For centuries invaders have coveted the treasures of Ukraine. And for centuries they have been guarded by Grandfather (Nikolai Nademsky – Earth). This mysterious treasure remains hidden at Mount Zvenigora eluding the often violent search conducted by Poles, Cossacks and Germans in the course of centuries. In the turbulent years of the twentieth century, the treasure is sought by his descendants in the hope of recovering a past in danger of being lost. A “cinematographic poem”, Zvenigora moves from past to present, combining reality with fantasy. It conveys the spirit of Ukrainian history, its transition from a rural, agricultural society to the modern world of industrialization and its discontents.
Zvenigora was immediately recognized as a masterpiece by Sergei Eisenstein and V. I. Pudovkin. The most sensual and poetic of Soviet masters, Alexander Dovzhenko’s unconventional vision and experimental style remained rooted in his love for his native Ukraine; its culture and its people. Zvenigora, his first major film, is also his most joyous work. —Mr Bongo
Born to a peasant family that descended from Cossacks, Aleksandr Dovzhenko experienced a harsh childhood beset by poverty and strife. He and his sister were the only children among fourteen siblings to survive into adulthood. He would later note: “I still cannot bear to look at funerals and yet they pass through all my scripts and all my pictures, for the question of life and death affected my imagination when I was still a child and left its imprint on all my work.” Dovzhenko’s parents were illiterate but his grandfather knew how to read and write. He would be a significant presence in Dovzhenko’s childhood, greatly informing the loving portraits of grandfathers in Zvenigora and Earth. His studies led him to take teaching as a profession. He graduated in 1914 and started teaching in 1917. The Russian Revolution would inspire Dovzhenko to join Ukraine’s Communist Party in 1920. He worked as a diplomat for a few years, after which he embarked on a career in the visual arts. He worked… read more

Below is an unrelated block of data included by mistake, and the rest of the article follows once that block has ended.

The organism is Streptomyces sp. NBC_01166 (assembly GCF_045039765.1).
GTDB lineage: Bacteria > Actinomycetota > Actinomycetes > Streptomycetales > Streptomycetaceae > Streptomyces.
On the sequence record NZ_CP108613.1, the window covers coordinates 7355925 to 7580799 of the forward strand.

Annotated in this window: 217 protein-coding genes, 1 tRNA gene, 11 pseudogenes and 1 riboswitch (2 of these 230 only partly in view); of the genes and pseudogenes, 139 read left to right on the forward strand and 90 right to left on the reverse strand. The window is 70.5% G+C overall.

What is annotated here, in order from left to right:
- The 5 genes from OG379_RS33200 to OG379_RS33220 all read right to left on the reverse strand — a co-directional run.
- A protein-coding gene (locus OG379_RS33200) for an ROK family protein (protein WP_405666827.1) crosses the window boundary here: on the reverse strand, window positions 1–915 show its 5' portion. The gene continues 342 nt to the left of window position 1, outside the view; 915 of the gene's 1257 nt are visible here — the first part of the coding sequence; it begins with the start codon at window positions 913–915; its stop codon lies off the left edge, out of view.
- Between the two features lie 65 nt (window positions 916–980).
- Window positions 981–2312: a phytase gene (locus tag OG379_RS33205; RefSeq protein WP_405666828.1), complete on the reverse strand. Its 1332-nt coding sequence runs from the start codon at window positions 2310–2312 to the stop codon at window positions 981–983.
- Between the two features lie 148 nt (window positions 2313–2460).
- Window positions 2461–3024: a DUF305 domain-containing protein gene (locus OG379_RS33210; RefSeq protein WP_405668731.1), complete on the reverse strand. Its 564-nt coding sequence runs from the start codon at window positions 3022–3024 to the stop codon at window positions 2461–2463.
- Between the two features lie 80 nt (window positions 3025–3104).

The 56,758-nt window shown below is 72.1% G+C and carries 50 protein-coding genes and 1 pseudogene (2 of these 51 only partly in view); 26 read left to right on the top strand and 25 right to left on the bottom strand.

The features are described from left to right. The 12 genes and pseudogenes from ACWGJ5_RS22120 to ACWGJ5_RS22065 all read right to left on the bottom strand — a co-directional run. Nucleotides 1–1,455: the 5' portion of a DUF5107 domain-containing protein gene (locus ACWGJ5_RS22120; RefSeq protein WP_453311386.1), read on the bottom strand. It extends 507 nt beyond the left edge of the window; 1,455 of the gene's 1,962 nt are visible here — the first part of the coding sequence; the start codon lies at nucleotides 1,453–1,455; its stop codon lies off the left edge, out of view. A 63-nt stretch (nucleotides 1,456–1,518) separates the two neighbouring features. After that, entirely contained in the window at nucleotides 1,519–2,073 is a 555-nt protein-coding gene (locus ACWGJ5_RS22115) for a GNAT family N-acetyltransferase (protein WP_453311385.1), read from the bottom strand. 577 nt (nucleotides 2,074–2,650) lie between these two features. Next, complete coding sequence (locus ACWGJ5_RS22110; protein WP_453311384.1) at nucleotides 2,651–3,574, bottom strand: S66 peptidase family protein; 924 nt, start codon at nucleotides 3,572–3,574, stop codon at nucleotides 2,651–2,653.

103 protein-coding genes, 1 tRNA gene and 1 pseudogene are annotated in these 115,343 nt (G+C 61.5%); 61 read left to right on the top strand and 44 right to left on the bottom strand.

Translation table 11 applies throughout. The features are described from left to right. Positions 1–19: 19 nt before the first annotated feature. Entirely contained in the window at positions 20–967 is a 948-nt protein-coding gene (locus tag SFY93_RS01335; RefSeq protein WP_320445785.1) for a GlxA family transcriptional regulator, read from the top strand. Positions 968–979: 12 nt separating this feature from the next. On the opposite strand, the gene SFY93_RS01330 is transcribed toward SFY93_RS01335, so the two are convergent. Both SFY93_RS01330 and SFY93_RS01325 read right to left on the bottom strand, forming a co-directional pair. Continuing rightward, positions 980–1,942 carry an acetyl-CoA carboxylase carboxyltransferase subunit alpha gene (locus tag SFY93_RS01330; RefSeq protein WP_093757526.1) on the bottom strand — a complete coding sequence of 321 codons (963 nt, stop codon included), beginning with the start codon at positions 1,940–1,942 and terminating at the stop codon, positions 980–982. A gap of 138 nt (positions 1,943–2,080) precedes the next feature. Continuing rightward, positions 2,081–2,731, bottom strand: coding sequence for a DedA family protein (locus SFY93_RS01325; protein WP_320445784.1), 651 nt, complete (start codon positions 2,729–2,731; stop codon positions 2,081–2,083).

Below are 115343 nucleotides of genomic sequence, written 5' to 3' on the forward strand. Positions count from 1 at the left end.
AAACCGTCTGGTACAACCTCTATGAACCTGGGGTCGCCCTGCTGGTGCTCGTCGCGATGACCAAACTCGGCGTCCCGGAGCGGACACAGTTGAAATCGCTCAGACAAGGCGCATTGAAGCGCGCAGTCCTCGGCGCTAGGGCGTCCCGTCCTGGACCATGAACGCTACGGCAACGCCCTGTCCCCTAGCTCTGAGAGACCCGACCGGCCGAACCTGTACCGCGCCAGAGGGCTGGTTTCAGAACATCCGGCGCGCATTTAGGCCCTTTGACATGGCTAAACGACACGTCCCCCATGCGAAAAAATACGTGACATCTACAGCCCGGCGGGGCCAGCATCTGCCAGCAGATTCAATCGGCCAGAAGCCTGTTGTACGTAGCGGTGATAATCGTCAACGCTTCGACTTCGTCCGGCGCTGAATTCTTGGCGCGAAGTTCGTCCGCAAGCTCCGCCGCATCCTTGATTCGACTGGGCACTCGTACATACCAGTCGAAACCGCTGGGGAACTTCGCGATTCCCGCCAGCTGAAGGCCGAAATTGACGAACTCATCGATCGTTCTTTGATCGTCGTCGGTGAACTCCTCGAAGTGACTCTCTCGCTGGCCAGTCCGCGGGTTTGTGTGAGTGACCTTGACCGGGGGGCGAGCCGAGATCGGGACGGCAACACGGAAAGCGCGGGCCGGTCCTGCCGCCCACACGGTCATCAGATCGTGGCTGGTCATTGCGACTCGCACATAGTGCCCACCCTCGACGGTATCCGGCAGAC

I wish I could have been on set for this one because Dovzhenko was creating something new. A different language. He didn't have the cinematic language like we do now, he was making it up as he went. The result was a memorizing and playful mediation on the lost of myth within industrialism. Weirdly graceful? Yeah, something along those lines. Its a different creature than any of us are used to.
Only really available to Western audiences somewhat recently and woefully neglected critically, this is the most daring, unkempt and mesmerizing of the trilogy of masterpieces Dovzhenko directed from 1928-1930. Eisenstein wrote after the first screening "As the lights went on, we all felt that we had just witnessed a memorable event in the development of the cinema: the man before us had created something new"
Wow. This film is fantastic. Perhaps Dovzhenko's greatest work, at least out of the few I have seen, and the best of his Ukraine Trilogy, though Arsenal and Earth shouldn't be ignored either.
this is where the trilogy started. thanks to Mr. Bongo Films we now have the entire set looking as good as ever possible all in theme matching DVD keep cases. this initial release has so much historical ground to cover the demarcation points blur each other. multiple viewings are necessary to suss out the what, why, and who. if you are up to the challenge of silent film plot theory you will arrive at central character thread - Timosh is in all three, but is a different charcter in the hallmark Earth. if you have the stuff, this could be a right on endeavor into one of the pioneers of quality film making with knack for broad vision visuals vs. narrative of character development.